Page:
The most moving portion of the service was when the sangha chanted “Om Vahrasattva hum” one hundred eight times in rapid succession. The chanting began after everyone spoke the Vajrasattva mantra and we noticed the members discreetly removing mala beads from their pockets or the seats beside them. The chanting began quickly and, at first, the sangha was out of step but by the tenth repetition suddenly the entire sangha fell perfectly in tune with one another leaving the room ringing with their combined voices. I was moved as I heard and felt the unity grow and surround the shrine room.
Another ten minute meditation was followed by a special guest speaker, Dr. Terry Brody. Dr. Brody spoke about the way the Buddhist handles times of crisis and how to learn from those times of struggle. Personally, this was a welcome lesson after having a particularly difficult start to this year. I listened to her speak saying the things that I knew to be true—that bad times do not define us, that we should not let ourselves become paralyzed with inaction but fight against the urge to close off to the world and find the middle path. She recited some of her favorite quotes from the Dalai Lama and other spiritual leaders and the service concluded with a prayer to the Dalai Lama for a long life and a dedication of merit to the sangha. The horns, drums and cymbals began again as the preceptors extinguished the candles, bowed once again to the Buddha and exited in the same manner as their entrance.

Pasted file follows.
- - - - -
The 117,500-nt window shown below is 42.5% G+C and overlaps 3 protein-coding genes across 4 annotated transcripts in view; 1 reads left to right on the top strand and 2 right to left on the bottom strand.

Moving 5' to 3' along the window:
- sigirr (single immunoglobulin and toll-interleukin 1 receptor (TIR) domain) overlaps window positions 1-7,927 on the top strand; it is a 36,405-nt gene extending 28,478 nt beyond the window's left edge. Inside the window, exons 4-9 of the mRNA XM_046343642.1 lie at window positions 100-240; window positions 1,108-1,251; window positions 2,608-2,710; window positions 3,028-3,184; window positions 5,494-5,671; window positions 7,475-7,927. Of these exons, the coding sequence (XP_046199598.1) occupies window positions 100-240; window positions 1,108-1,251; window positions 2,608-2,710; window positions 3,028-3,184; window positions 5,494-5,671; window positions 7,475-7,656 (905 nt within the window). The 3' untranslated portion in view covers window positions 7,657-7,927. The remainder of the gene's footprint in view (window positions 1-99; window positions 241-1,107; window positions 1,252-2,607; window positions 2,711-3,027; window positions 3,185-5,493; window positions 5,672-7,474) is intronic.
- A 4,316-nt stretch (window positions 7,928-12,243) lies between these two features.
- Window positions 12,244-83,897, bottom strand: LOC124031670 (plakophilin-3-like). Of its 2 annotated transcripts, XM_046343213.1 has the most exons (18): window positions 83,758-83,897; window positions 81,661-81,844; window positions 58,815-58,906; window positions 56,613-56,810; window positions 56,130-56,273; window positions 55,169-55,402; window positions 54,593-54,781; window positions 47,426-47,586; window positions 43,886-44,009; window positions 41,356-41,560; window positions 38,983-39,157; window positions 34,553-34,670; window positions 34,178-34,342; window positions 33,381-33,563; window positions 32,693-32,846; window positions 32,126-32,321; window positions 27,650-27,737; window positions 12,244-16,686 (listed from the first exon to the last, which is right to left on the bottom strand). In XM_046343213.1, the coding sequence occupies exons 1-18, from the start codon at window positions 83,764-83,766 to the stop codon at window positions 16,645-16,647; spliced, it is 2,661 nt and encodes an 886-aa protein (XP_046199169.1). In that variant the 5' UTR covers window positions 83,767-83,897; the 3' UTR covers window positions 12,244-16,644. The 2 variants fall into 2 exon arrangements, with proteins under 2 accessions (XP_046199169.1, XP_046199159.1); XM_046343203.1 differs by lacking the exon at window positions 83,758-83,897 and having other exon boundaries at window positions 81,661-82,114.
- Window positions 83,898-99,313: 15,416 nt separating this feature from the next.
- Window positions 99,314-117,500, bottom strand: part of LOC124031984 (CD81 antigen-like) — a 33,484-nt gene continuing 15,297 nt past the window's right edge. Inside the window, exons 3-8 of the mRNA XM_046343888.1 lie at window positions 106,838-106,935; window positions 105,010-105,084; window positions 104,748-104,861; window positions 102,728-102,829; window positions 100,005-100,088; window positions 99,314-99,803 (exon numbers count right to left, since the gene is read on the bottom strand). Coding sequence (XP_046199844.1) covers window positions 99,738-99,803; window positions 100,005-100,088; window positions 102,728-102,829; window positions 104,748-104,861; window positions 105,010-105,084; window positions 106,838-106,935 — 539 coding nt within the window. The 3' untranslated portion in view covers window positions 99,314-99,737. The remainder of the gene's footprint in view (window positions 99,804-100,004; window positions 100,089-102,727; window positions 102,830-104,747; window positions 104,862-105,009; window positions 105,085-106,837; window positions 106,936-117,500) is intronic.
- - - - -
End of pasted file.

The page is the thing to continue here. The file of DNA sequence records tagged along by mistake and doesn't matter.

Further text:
While the Tibetan Buddhist service was a lot to take in, it left us an overall sense of peace and contentment. Our only disappointment was Lama Stanford was in India so we were unable to meet him in person and the center preceptor filling in for him skipped the guided meditation. We were hoping for the guided meditation to help us understand meditation through his teaching. My husband and I walked from the shrine room to the gift shop to take a brief look at the ritual items and books. Our children quickly found us in the gift shop and upon greeting us confirmed they enjoyed the dharma school as much as we enjoyed the meditation service by asking, “Can we come back next Sunday?” They excitedly explained they got to sit and meditate. They did yoga poses and walked like a crab. They were taught about the offering bowls and the importance of the offering. We gathered our crew, left a small donation for their time, resources and the experience and left the Rime Center pleasantly surprised by and thankful for our positive and peaceful experience.